The Queen has seen 13 prime ministers come and go during her reign, with Boris Johnson soon to become her 14th.
The relationship between the sovereign and the prime minister of the day is supposed to be a private affair, but inevitably snippets have leaked out.
Sir Winston Churchill, her first prime minister, is thought to be her favourite.
He greeted the young, grieving monarch when she arrived back on British soil after her return from Kenya on the death of her father, King George VI.
When Churchill retired in 1955, the Queen sent him a handwritten letter telling him how much she missed him and how no successor “will ever for me be able to hold the place of my first prime minister, to whom both my husband and I owe so much and for whose wise guidance during the early years of my reign I shall always be so profoundly grateful”.
Like a kindly uncle, Churchill had nurtured her through the early years, giving her the sort of advice which no-one else could have done.
The Queen’s relationship with the starchy Sir Anthony Eden was certainly more formal, while Harold Macmillan was an urbane figure, in contrast to the monarch, who is a countrywoman at heart.
However, on one occasion, rather than discussing affairs of state at one of their audiences, the Queen and Mr Macmillan could be seen huddled over a transistor radio as US astronaut John Glenn was hurtling through space.
Sir Alec Douglas-Home reportedly met with royal approval.
An aide said: “He was an old friend. They talked about dogs and shooting together. They were both Scottish landowners, the same sort of people, like old schoolfriends.”
Harold Wilson endeared himself to the Queen. “They got on like a house on fire,” one long-standing member of the Labour Party said.
He also joined members of the royal family for riverside picnics at Balmoral.
However Sir Edward Heath is said to have struggled with small talk and their weekly audiences were described as “frosty”.
James Callaghan managed to establish a warm rapport, and he said about the Queen: “One of the great things about her is that she always seems able to see the funny side of life. All the conversations were very enjoyable.”
But things were different with Baroness Thatcher, who reportedly found the traditional September weekend at the Queen’s Balmoral estate painful.
One observer wrote: “A weekend in the country with aristocrats who enjoy riding, shooting, sports and games is Thatcher’s idea of torture.
“But her dread of the weekend receded as the two women became somewhat more comfortable with one another.”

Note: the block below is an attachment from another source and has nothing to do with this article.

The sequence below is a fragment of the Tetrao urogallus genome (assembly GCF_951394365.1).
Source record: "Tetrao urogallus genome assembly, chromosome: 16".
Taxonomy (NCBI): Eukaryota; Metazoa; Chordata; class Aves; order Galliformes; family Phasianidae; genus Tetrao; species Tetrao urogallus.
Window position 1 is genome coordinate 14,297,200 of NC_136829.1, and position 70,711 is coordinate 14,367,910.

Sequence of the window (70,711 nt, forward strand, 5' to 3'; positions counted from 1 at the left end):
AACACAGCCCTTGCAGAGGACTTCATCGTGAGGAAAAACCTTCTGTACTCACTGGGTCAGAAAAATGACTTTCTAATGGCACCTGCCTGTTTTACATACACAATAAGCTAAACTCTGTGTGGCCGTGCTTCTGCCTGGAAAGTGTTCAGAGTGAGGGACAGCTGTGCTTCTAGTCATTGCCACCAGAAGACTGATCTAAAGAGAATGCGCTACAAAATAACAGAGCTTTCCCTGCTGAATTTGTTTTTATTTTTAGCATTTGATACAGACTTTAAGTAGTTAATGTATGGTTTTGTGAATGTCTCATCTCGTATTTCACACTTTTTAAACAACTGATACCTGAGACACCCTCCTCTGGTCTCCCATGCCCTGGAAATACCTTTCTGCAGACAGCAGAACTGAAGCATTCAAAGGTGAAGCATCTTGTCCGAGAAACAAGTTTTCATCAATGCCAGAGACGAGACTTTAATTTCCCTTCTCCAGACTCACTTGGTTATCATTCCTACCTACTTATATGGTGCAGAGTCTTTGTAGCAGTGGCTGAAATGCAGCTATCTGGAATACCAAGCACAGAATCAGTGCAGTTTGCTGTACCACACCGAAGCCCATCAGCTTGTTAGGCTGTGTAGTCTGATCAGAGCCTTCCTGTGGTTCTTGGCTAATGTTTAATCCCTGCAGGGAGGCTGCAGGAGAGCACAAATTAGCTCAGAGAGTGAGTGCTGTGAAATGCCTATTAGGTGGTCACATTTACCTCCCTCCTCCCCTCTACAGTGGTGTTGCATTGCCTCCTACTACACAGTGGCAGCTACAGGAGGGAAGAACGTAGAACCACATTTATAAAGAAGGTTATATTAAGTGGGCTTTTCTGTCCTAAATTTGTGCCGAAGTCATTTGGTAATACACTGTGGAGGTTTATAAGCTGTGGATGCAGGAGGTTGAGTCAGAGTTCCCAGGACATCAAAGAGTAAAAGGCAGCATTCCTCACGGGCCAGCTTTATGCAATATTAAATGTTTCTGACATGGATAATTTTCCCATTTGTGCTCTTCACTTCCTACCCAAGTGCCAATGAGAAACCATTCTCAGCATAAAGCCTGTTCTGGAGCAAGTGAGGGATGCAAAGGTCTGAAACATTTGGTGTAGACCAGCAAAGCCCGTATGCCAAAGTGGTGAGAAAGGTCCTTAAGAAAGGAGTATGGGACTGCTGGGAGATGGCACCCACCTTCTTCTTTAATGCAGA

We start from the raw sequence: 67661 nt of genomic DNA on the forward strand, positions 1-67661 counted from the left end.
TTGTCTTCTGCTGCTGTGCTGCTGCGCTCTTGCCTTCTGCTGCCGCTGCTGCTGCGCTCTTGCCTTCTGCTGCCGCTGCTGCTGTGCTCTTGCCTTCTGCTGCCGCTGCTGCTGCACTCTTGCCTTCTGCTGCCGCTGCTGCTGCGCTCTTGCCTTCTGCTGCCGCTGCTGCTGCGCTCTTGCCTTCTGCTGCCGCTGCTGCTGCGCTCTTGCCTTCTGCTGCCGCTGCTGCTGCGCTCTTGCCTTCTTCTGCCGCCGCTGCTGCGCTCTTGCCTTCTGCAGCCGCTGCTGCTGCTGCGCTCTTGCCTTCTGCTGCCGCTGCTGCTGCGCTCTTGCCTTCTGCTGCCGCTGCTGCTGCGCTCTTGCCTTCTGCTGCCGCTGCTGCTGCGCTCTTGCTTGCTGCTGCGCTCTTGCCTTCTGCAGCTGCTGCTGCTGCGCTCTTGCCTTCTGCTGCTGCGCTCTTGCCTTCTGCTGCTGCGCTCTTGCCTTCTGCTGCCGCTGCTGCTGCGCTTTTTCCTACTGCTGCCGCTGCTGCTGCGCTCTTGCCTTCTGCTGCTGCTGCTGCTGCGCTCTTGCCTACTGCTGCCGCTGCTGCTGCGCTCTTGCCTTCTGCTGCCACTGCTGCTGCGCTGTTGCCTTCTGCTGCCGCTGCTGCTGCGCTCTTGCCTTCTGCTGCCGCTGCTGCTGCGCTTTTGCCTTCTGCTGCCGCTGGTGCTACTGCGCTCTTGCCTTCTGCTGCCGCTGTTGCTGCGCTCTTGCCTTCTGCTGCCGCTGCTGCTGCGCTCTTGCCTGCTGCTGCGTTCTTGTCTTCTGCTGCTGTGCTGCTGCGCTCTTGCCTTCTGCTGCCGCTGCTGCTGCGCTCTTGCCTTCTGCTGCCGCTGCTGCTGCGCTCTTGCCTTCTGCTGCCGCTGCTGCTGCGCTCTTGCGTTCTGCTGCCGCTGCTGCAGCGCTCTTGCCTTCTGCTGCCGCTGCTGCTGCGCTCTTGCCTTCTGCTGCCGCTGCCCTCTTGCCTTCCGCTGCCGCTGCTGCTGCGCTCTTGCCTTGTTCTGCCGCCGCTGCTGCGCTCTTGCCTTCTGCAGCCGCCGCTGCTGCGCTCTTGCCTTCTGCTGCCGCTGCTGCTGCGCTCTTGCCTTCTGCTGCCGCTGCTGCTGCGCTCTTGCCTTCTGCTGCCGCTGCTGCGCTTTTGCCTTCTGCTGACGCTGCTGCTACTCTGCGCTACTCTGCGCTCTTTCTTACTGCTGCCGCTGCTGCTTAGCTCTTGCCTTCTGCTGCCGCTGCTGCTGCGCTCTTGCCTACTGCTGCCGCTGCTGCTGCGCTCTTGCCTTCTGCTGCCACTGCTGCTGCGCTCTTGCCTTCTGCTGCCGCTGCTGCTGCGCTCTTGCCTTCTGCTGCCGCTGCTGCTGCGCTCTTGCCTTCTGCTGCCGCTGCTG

Baroness Thatcher could not abide the charades that she was expected to play after dinner at Balmoral, and the Queen, at a gathering of six of her prime ministers, once joked about “the party games which some of you have so nobly endured at Balmoral”.
When Baroness Thatcher died in April 2013, the Queen took the unusual step of attending the ceremonial funeral, a personal decision and an indication of the Queen’s respect for her first, and at the time her only, female prime minister.
Sir John Major was popular with the royal family largely because of the genuine concern he expressed for the welfare of the then two young princes, William and Harry, first on the divorce of their parents and then on the death of their mother, Diana, Princess of Wales.
Tony Blair was described in some palace quarters as a “head of state-in-waiting”, and there were courtiers who were not enamoured by what they saw as his encouragement of a “people’s monarchy”.
Neither Mr Blair, who later revealed details of his private conversations with the Queen in his memoirs, nor Gordon Brown, who was reported to have had a good but formal relationship with the royals, were invited to the Duke and Duchess of Cambridge’s wedding in 2011.
A red-faced David Cameron was forced to make a grovelling apology to the Queen in 2014 after his “purr-gate” blunder.
Mr Cameron was caught on camera telling then New York mayor Michael Bloomberg that the Queen had “purred down the line” when he telephoned and told her the result of the Scottish independence referendum.
Theresa May was the second female prime minister of the Queen’s reign, taking up her post in July 2016 in the wake of the Brexit vote, more than a quarter of a century after Mrs Thatcher stood down.
It was reported last week the Queen will be “sad” to see Mrs May step down on Wednesday.